And that’s why when we read the Old Testament and when we read this about this ancient king and what he did and the decisions he made, we’ll go wrong unless we allow it to take us all the way forward to Jesus, who is the King, who didn’t consider equality with God something to be grasped, but he “made himself of no reputation.” And when all of the circumstances appeared not simply to be against him but to be the kind of circumstances that one could say, “Well, maybe there’s another way,” that was where Jesus was, wasn’t it? He said, “If it is possible, let this cup pass from me. But nevertheless, I’m the obedient King.” And it’s that obedient King who, unlike Saul, calls us to his army, extends to us a welcome. He’s gentle, he’s lowly in heart, he’s not rude, he’s decisive, he’s powerful, he’s God. And so we want to listen to those promises of welcome.
And finally, we want to ponder the warning that is provided in Saul’s response. And it’s a straightforward warning, isn’t it? I made a note to myself. I said, “Alistair, you need now to beware of the least disobedience, because it will be impossible to disobey God and his clear command without facing the implications that follow from it.” That is true for an individual. It’s true of a church. The empty churches that remain empty and will finally close, close because they’re foolish, and their folly lies in this: to refuse the command of God.
Some of us say, “Well, I’ve done a lot of foolish stuff.” We all have. The Evil One wants to come and rub our noses in that. And our response to that is not to say, “It didn’t happen”; it’s not to say, “I can justify it.” It is to say, “The obedient King has borne all of my rebellion, all of my punishment, all of my sin in his own body on the tree. And that’s why I’m looking forward to Communion tonight, so that I can remind myself that my presence in his company—now and ultimately then—is on the strength of his obedience and his sacrifice and the fact that he was so unlike Saul when the chips were down.”
Lord, let us trust your promises. Let us obey your commands. Let us live to your glory. Thank you for the wonderful way in which the gospel reaches out to every one of us. You know everybody who’s here today. None of us are here by chance. Match whatever there is in my faltering words that is actually conveying the truth of the gospel and the Bible, match it to the needs of each of our lives, we pray. Let us understand that when the Bible says, “Whosoever would come,” may actually come. And may none of us falter for failing to respond to such a welcome. For we pray in Christ’s name. Amen.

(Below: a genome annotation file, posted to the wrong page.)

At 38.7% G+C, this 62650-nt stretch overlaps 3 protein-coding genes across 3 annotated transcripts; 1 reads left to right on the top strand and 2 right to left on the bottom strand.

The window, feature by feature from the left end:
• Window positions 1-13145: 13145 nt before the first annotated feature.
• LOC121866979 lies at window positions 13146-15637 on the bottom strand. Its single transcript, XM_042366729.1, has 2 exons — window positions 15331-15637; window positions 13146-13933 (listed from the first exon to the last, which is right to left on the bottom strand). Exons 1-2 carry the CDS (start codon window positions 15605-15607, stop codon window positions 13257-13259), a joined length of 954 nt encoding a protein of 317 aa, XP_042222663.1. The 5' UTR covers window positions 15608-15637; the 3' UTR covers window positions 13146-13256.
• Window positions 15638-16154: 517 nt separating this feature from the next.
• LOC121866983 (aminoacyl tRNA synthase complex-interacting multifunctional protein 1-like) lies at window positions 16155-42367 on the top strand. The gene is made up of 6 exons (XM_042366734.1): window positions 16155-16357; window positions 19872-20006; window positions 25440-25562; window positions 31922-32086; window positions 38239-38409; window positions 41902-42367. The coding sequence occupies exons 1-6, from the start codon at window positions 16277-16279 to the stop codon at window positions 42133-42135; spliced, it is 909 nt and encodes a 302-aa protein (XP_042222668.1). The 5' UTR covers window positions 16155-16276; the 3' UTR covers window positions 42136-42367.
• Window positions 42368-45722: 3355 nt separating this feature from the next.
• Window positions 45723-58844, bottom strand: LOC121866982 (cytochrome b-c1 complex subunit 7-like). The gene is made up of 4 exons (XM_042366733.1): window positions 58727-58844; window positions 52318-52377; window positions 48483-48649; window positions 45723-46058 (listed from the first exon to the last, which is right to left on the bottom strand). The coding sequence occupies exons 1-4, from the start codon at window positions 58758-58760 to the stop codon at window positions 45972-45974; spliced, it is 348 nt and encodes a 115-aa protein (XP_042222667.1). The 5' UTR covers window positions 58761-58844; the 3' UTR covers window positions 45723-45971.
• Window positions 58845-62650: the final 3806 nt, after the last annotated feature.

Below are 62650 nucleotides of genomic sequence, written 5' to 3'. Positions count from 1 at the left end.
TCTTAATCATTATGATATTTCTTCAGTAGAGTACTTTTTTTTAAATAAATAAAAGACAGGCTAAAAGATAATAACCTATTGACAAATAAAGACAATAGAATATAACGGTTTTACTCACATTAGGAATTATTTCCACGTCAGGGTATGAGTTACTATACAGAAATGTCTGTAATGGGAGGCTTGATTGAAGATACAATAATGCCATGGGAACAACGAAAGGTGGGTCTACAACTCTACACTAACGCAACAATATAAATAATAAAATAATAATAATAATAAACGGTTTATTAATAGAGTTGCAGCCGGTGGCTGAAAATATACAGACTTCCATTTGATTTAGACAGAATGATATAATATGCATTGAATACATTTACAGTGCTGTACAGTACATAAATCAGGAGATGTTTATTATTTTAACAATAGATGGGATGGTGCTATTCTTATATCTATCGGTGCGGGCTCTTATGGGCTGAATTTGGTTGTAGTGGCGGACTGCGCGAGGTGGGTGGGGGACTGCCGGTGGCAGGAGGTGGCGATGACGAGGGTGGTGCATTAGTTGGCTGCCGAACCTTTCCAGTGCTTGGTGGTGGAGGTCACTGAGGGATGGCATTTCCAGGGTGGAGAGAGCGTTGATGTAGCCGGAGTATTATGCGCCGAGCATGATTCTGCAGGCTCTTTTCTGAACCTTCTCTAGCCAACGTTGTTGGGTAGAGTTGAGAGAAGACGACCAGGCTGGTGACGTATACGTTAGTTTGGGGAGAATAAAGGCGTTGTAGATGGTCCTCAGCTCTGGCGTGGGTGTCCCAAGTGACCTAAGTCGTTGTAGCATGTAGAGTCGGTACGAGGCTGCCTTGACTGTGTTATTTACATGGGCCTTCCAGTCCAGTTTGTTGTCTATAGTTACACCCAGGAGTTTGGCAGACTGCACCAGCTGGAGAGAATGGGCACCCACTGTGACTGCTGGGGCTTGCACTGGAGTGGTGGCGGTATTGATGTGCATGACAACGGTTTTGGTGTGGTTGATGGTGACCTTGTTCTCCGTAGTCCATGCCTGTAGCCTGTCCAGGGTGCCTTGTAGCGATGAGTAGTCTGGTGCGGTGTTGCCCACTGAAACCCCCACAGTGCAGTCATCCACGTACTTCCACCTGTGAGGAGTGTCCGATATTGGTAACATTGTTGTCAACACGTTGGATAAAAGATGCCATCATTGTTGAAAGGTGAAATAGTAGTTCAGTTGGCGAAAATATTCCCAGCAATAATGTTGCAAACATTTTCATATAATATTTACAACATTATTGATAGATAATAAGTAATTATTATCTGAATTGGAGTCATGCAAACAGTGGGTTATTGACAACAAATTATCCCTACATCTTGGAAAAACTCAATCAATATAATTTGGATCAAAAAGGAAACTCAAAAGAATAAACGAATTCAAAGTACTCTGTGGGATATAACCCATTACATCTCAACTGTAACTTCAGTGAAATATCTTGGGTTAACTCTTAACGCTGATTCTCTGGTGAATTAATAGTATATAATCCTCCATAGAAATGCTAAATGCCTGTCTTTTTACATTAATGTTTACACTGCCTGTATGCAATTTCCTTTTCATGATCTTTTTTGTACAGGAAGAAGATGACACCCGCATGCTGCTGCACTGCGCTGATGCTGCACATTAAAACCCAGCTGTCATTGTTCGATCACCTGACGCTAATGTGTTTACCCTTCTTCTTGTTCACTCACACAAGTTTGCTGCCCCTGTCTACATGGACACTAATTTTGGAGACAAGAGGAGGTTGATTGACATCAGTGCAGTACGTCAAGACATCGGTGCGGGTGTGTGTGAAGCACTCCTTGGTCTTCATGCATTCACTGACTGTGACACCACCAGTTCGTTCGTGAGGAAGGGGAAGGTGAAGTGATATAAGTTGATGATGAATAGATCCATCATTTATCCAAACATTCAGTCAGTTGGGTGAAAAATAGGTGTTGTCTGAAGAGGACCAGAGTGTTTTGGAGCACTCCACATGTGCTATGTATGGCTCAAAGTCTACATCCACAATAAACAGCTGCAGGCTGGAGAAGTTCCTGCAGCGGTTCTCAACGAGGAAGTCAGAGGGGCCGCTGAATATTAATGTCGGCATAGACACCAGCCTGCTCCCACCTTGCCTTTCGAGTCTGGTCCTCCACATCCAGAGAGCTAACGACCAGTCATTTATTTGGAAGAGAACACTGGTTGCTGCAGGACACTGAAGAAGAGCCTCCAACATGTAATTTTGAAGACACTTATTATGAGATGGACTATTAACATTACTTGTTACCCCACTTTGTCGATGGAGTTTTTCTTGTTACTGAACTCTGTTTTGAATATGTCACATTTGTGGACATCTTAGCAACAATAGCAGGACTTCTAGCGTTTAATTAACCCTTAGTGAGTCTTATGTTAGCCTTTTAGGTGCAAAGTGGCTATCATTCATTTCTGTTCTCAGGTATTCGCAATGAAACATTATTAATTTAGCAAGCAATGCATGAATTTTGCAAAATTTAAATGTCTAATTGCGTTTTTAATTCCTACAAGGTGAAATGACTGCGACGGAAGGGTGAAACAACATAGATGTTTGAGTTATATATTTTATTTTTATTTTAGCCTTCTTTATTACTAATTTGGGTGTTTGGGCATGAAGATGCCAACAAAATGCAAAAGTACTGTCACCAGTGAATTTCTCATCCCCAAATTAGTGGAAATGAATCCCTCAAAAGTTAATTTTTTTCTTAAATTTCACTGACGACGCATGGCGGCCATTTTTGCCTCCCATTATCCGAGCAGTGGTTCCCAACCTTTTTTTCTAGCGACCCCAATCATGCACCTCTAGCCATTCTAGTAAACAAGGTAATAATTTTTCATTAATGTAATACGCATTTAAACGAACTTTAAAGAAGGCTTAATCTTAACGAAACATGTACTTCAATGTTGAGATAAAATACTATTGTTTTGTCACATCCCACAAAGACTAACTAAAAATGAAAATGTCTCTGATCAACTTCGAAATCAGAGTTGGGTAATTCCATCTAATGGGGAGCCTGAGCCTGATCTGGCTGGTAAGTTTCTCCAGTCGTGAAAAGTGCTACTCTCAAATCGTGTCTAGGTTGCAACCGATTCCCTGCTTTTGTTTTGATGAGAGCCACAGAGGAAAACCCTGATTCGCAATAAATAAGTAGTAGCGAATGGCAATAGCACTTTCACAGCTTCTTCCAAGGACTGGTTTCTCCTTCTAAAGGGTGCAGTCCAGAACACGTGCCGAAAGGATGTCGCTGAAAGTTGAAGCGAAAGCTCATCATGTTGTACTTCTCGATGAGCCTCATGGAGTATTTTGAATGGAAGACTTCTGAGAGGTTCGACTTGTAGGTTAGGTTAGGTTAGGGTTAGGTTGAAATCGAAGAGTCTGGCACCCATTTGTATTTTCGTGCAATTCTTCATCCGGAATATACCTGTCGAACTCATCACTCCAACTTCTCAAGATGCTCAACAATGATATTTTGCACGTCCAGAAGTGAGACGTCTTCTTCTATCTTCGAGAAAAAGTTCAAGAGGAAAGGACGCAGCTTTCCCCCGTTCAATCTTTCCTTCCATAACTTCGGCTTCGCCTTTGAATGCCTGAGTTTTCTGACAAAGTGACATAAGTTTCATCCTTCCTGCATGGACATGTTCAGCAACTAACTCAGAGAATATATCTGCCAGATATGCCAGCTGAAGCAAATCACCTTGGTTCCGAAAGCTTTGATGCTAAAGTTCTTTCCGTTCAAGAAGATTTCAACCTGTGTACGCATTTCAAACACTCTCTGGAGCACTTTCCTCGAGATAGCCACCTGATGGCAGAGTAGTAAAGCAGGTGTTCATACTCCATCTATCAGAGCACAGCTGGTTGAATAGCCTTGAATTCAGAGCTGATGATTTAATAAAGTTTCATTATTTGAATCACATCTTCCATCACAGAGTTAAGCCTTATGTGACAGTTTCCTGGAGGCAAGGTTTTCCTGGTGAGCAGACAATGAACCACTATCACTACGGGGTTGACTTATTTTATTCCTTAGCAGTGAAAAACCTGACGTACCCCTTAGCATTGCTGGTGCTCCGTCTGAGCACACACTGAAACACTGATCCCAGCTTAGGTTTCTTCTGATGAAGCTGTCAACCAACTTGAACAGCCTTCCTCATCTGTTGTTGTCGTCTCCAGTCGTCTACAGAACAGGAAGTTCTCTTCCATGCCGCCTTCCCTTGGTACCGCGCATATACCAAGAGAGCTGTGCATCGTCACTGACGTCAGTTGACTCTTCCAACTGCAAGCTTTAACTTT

Edgar Page Stites, “Trusting Jesus” (1876).
 1 Samuel 10:1 (ESV).
 See 1 Samuel 10:22–23.
 Dave Williams and James Faye Hall, “Whole Lot of Shakin’ Goin’ On” (1955).
 John Lennon and Paul McCartney, “The Fool on the Hill” (1967).
 1 Samuel 10:7 (paraphrased).
 Genesis 3:13 (paraphrased).
 Genesis 4:10 (ESV).
 Joshua 7:19 (paraphrased).
 Matthew 27:22 (paraphrased).
 1 Samuel 10:8 (ESV).
 Proverbs 3:5–6 (paraphrased).
 Psalm 14:1 (KJV).
 Stuart Townend, “I Will Sing of the Lamb” (1997).
 Luke 22:42 (ESV). See also Matthew 26:39; Mark 14:36.
 See Philippians 2:6.
 Philippians 2:7 (KJV).
 Matthew 26:39; Mark 14:36; Luke 22:42 (paraphrased).
 See 1 Peter 2:24.
 Revelation 22:17 (paraphrased).
Copyright © 2023, Alistair Begg. Used by permission. All rights reserved.
Unless otherwise indicated, all Scripture quotations for sermons preached on or after November 6, 2011 are taken from The ESV® Bible (The Holy Bible, English Standard Version®), copyright © 2001 by Crossway, a publishing ministry of Good News Publishers. Used by permission. All rights reserved.
For sermons preached before November 6, 2011, unless otherwise indicated, all Scripture quotations are taken from The Holy Bible, New International Version® (NIV®), copyright © 1973 1978 1984 by Biblica, Inc.TM Used by permission. All rights reserved worldwide.